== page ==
Inhibition of DNA topoisomerase II in simian virus 40 (SV40)-infected BSC- 1 cells with a topoisomerase II poison, VM-26 (teniposide), resulted in rapid conversion of a population of the SV40 DNA into a high-molecular-weight form. Characterization of this high-molecular-weight form of SV40 DNA suggests that it is linear, double stranded, and a recombinant with SV40 DNA sequences covalently joined to cellular DNA. The majority of the integrants contain fewer than two tandem copies of SV40 DNA. Neither DNA-damaging agents, such as mitomycin and UV, nor the topoisomerase I inhibitor camptothecin induced detectable integration in this system. In addition, the recombination junctions within the SV40 portion of the integrants correlate with VM-26- induced, topoisomerase II cleavage hot spots on SV40 DNA. These results suggest a direct and specific role for topoisomerase II and possibly the enzyme-inhibitor-DNA ternary cleavable complex in integration. The propensity of poisoned topoisomerase II to induce viral integration also suggests a role for topoisomerase II in a pathway of chromosomal DNA rearrangements.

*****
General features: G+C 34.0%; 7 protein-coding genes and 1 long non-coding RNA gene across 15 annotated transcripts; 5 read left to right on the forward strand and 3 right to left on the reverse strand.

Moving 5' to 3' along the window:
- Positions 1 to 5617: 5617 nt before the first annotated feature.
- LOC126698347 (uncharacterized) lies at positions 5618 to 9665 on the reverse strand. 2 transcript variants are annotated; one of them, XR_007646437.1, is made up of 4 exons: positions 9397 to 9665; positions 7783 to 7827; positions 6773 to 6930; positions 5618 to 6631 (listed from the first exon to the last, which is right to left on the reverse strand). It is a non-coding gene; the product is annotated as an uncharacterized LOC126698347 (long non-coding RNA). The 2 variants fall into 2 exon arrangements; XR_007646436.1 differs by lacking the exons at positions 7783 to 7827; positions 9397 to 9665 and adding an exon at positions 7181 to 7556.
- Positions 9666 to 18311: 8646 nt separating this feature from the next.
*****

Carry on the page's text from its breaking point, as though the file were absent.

|Number of pages||11|
|Journal||Molecular and Cellular Biology|
|Publication status||Published - 1993|
ASJC Scopus subject areas
- Cell Biology
- Molecular Biology